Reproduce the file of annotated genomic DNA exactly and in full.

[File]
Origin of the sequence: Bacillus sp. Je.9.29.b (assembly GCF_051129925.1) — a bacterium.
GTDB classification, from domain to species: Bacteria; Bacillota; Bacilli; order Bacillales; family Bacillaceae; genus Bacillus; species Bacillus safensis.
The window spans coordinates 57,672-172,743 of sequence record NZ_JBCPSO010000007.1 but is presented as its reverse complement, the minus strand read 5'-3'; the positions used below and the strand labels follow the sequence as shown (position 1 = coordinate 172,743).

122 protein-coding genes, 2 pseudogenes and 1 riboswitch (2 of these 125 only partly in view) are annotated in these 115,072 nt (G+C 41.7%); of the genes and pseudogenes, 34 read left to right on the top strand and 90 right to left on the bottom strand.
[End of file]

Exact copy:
Origin of the sequence: Bacillus sp. Je.9.29.b (assembly GCF_051129925.1) — a bacterium.
GTDB classification, from domain to species: Bacteria; Bacillota; Bacilli; order Bacillales; family Bacillaceae; genus Bacillus; species Bacillus safensis.
The window spans coordinates 57,672-172,743 of sequence record NZ_JBCPSO010000007.1 but is presented as its reverse complement, the minus strand read 5'-3'; the positions used below and the strand labels follow the sequence as shown (position 1 = coordinate 172,743).

122 protein-coding genes, 2 pseudogenes and 1 riboswitch (2 of these 125 only partly in view) are annotated in these 115,072 nt (G+C 41.7%); of the genes and pseudogenes, 34 read left to right on the top strand and 90 right to left on the bottom strand.